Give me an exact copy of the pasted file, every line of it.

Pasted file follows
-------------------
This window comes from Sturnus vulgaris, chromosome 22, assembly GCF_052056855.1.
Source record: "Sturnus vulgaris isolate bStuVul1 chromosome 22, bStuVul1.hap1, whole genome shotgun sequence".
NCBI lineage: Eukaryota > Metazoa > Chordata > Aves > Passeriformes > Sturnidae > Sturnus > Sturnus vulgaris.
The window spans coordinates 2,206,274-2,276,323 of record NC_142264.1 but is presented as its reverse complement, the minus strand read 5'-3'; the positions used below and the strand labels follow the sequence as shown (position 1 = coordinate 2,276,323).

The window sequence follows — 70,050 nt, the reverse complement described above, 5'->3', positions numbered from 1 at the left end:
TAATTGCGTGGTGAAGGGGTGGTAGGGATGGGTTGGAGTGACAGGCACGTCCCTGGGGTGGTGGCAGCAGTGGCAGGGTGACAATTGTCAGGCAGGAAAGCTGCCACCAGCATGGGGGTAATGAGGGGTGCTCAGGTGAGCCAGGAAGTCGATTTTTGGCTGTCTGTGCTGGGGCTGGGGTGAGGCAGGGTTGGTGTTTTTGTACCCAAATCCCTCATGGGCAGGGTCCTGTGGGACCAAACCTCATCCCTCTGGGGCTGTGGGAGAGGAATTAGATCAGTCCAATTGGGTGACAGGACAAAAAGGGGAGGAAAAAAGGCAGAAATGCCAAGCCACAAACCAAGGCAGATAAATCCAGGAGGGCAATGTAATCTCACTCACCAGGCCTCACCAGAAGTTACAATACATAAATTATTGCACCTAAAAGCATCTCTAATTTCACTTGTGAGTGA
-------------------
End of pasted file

This window comes from Sturnus vulgaris, chromosome 22, assembly GCF_052056855.1.
Source record: "Sturnus vulgaris isolate bStuVul1 chromosome 22, bStuVul1.hap1, whole genome shotgun sequence".
NCBI lineage: Eukaryota > Metazoa > Chordata > Aves > Passeriformes > Sturnidae > Sturnus > Sturnus vulgaris.
The window spans coordinates 2,206,274-2,276,323 of record NC_142264.1 but is presented as its reverse complement, the minus strand read 5'-3'; the positions used below and the strand labels follow the sequence as shown (position 1 = coordinate 2,276,323).

The window sequence follows — 70,050 nt, the reverse complement described above, 5'->3', positions numbered from 1 at the left end:
TAATTGCGTGGTGAAGGGGTGGTAGGGATGGGTTGGAGTGACAGGCACGTCCCTGGGGTGGTGGCAGCAGTGGCAGGGTGACAATTGTCAGGCAGGAAAGCTGCCACCAGCATGGGGGTAATGAGGGGTGCTCAGGTGAGCCAGGAAGTCGATTTTTGGCTGTCTGTGCTGGGGCTGGGGTGAGGCAGGGTTGGTGTTTTTGTACCCAAATCCCTCATGGGCAGGGTCCTGTGGGACCAAACCTCATCCCTCTGGGGCTGTGGGAGAGGAATTAGATCAGTCCAATTGGGTGACAGGACAAAAAGGGGAGGAAAAAAGGCAGAAATGCCAAGCCACAAACCAAGGCAGATAAATCCAGGAGGGCAATGTAATCTCACTCACCAGGCCTCACCAGAAGTTACAATACATAAATTATTGCACCTAAAAGCATCTCTAATTTCACTTGTGAGTGA